Declaratory Judgment A Needed Procedural Reform

EDWIN M. BORCHARD, Yale Law School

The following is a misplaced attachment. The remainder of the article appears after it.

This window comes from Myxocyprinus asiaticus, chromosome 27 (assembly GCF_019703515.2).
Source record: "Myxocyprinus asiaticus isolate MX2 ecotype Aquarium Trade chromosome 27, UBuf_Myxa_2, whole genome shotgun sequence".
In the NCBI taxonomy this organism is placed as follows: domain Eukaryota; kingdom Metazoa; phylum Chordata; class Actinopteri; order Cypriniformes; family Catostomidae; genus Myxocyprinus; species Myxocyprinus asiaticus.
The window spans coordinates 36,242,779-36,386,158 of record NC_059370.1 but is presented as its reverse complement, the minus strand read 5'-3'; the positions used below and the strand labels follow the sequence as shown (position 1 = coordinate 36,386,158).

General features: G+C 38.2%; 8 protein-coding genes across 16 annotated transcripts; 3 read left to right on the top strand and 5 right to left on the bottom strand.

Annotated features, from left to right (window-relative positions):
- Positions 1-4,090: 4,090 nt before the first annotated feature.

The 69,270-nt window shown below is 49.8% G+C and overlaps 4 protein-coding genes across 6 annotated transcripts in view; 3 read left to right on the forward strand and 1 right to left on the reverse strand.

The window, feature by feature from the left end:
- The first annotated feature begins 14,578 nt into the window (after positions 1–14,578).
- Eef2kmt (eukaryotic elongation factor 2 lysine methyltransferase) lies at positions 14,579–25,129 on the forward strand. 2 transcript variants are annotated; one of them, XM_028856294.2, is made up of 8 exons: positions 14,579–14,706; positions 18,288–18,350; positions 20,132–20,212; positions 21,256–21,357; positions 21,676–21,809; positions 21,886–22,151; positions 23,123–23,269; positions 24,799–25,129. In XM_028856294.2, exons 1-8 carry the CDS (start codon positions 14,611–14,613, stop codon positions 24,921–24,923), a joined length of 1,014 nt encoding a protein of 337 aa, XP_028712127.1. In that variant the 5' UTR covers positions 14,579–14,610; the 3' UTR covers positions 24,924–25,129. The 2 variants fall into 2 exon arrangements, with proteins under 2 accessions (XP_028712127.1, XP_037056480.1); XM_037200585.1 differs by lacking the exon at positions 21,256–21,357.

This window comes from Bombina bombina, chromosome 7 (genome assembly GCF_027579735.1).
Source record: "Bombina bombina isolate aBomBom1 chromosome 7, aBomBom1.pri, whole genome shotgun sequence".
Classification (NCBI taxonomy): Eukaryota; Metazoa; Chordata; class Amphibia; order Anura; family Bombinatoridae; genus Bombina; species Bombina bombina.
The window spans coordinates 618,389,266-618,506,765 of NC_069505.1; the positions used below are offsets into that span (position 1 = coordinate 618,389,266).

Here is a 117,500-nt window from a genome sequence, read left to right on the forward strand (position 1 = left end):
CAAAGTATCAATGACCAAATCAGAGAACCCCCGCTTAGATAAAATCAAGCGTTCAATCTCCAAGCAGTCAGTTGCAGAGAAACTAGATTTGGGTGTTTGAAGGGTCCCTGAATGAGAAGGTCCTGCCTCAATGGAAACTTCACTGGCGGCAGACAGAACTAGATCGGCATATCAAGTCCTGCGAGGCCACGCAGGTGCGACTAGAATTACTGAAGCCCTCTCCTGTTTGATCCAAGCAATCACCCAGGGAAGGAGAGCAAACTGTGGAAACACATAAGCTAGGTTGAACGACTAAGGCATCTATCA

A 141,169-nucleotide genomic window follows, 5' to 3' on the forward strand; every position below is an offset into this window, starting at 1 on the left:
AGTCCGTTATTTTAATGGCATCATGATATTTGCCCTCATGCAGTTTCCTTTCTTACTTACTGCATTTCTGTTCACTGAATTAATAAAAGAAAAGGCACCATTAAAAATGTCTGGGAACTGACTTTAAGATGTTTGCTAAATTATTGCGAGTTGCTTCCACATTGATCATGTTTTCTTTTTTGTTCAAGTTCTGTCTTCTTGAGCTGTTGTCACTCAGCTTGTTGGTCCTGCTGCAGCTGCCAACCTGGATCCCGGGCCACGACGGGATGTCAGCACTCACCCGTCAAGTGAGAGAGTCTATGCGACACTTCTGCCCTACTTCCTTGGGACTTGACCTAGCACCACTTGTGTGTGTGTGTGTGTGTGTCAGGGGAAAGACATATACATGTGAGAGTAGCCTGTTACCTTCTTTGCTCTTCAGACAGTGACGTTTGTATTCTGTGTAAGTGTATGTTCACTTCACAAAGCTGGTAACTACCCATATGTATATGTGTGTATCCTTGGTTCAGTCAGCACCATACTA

The maintenance of the social equilibrium is accomplished by the state through the administration of justice. This is the modern substitute for the primitive practice of self-help. While the dawn of civilization reveals but crude notions of judicial institutions, one of the first manifestations of organized society was the creation of machinery for voluntary arbitration as an optional private vengeance and self-help, the acknowledged methods of insuring respect for the societal rules. But the decisions of the first judges who were merely arbitrators had only a moral force; and if the complaining litigant was dissatisfied with the award, he could still resort to self-help. For its own protection against the resulting anarchy and violence, organized society, having acquired the power, took upon itself the monopoly of administering justice through established courts. But though this evolution is one of centuries, the fundamental theory still prevails that the redress of wrongs is the raison d'etre both of violent self-help and of its more civilized substitute, the courts; and the notion of vengeance, while rejected by modern schools, is still evident in the penalties imposed in the administration of criminal justice and in their tempered and better adjusted substitute, damages, awarded in the administration of civil justice.